Do you know where your coffee comes from? Better yet, do you care? For many of us the word origin in relation to coffee sounds neat, but if we are being honest we do not put much thought to it past that. We are all familiar with Columbian and others, but coffee origins goes much deeper. The hope for this blog is to detail why origin matters, as well as hi-light the nuances that origin contributes to your cup.
How Many Origins Are There?
While many origins exist and we do not wish to provide an exhaustive list, there are common origins in existence which lend themselves to popularity within the industry.
South America - Think countries like: Peru, Columbia, Argentina and Brazil. Try our South American Coffee Taster to experience the nuances of the Southern American origin.
Central / North America - Think countries like: Costa Rica, Nicaragua, Honduras and El Salvador. Try our Central American Coffee Taster to experience the nuances of the Central American origin.
South Asia / Oceania - Think Indonesia, the predominant coffee representative for this region. Try our Oceania Taster to experience the nuances of the Southern Asian/ Oceania origin.
Africa & the Middle East - Think countries like: Ethiopia, Burundi and Kenya. Try our African Coffee Taster to experience the nuances of the Southern Asian origin.
While this is just a short hi-light of where coffee can come from, many more origins exist, each offering their own uniqueness.
So Why Does Origin Matter?
With each unique origin and country comes a differing climate, altitude and soil. This climate impacts the way the coffee grows and eventually the processing method and cycle too. The altitude in which the coffee is grown also impacts oxygen levels and temperature. We will cover processing methods in a different blog. Let's breakdown each of these origins and what the climate and altitude has to do with the bean - ultimately we are interested in how this impacts our cup, so let's dig deeper.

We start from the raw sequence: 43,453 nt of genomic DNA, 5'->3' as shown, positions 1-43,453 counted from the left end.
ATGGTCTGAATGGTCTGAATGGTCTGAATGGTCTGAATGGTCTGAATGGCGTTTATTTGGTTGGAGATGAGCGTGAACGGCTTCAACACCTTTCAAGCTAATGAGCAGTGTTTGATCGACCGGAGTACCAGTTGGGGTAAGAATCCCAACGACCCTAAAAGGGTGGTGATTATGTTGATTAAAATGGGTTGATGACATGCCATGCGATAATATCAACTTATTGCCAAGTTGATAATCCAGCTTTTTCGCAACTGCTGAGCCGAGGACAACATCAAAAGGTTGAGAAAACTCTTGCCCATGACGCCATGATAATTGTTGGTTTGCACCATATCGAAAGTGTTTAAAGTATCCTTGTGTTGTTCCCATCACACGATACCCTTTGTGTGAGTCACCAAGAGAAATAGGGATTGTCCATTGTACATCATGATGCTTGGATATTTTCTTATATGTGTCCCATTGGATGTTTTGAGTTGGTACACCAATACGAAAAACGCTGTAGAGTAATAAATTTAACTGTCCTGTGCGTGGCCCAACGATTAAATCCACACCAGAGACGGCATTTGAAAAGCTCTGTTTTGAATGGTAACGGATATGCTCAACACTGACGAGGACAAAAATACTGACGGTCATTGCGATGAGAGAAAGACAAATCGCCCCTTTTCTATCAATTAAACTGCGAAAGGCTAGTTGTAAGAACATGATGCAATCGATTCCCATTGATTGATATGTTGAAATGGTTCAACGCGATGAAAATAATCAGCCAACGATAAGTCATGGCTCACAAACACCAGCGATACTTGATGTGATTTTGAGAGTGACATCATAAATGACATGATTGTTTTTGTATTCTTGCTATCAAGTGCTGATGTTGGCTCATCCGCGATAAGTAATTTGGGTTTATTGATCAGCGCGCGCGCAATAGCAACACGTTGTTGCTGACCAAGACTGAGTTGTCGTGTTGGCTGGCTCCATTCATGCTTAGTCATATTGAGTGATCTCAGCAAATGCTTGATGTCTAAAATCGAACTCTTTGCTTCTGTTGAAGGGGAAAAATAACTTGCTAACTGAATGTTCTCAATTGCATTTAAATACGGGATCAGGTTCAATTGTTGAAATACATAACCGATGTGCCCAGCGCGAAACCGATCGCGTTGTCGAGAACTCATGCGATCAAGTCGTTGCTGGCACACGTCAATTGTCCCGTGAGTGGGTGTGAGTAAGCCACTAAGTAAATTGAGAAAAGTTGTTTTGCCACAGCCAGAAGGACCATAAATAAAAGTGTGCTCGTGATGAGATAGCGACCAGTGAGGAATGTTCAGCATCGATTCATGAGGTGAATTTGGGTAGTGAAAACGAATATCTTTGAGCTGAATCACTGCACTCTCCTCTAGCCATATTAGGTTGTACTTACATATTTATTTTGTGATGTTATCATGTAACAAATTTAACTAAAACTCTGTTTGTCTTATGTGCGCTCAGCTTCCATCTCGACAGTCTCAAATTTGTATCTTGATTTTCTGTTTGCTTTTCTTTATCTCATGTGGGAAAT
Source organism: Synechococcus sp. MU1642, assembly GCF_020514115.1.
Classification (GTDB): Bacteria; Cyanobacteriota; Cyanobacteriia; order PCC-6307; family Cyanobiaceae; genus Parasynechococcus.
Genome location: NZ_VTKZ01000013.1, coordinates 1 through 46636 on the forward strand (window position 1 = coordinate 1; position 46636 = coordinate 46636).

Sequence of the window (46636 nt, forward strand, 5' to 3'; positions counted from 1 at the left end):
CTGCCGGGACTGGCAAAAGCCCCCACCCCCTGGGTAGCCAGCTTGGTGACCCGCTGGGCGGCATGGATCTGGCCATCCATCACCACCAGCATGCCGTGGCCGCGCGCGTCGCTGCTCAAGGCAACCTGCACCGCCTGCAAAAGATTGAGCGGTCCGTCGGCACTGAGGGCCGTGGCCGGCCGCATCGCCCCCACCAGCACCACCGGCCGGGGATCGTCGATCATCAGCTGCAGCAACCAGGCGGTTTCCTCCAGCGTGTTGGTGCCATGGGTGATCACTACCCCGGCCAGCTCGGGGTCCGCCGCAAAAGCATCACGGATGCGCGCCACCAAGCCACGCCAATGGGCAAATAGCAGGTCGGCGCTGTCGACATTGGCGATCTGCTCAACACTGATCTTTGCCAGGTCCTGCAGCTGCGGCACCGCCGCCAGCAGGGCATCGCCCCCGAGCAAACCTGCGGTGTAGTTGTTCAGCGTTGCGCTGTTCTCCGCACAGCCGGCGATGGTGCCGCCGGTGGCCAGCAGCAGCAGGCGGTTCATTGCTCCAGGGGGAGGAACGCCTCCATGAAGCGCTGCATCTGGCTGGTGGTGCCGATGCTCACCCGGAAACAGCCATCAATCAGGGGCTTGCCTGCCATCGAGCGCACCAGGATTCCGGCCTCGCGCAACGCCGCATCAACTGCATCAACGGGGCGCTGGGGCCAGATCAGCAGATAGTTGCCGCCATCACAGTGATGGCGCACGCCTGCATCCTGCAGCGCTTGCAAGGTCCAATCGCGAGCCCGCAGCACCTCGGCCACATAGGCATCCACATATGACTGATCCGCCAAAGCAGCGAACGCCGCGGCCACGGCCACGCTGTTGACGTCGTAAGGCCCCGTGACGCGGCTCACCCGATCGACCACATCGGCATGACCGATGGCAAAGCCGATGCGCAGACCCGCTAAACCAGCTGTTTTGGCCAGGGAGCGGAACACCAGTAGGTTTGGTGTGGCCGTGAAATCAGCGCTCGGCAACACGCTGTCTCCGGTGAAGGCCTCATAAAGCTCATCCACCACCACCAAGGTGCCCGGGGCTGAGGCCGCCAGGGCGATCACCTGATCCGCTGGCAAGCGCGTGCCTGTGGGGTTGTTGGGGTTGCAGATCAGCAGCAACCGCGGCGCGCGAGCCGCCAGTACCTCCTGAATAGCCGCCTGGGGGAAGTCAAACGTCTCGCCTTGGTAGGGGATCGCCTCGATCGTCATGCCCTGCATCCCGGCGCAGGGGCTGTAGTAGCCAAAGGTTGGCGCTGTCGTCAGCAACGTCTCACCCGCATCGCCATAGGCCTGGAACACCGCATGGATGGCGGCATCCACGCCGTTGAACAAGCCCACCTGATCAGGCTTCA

A Note on Climate
Coffee grown at in a higher temperatures with less rainfall will cause the coffee to ripen quickly resulting in beans that taste earthy, murky, or perhaps even bland. The bean structure of these coffees grown downslope are typically softer than the hard-bean coffees grown. Consequently, these more delicate coffees do not usually roast dark very well.
A Note on Altitude
Higher elevations translate to more sunshine, a frost-free climate, and better water drainage for a coffee plant. Whereas lower altitude may provide the inverse effect - lower temperates, and less water drainage for the coffee plant. A longer growing process (as a result of lower temperatures) imbue the coffee bean with more complex sugars, yielding deeper and more compelling flavors. Whereas better drainage at higher elevations reduces the amount of water in the fruit resulting in a further concentration of flavors.
Climate & Altitude Breakdown per Origin
Climate: Tropical-Wet (Columbia, Venezuela), Highlands (Peru)
Altitude: 4000-6000 ft. (High-Very High Altitude)
Predominant Profile: Full-bodied, Rich Flavor, Balanced Acidity, Aromatic
Central / North America
Climate: Tropical/Humid, Rich Volcanic Soil,
Altitude: Low (Coastal), Medium-High (Highlands/Andes Mountains)
Predominant Profile: Medium Body, Medium/Crisp Acidity, Citrus
South Asia / Oceania
Climate: Very Wet, Volcanic Soil Rich in Nutrients
Altitude: Predominately Low, But the best is Grown on Gayo Mountain 3000-5000 ft above Sea-Level
Predominant Profile: Dark Chocolate, Dark Roasted, Earthy, Wood
Africa & the Middle East
Climate: Tropical Highland
Predominant Profile: Citrus, High Acidity, Delicate
Winona Roasting Company has prepared several which hi-light each of these origins. Check them out and experience origin today.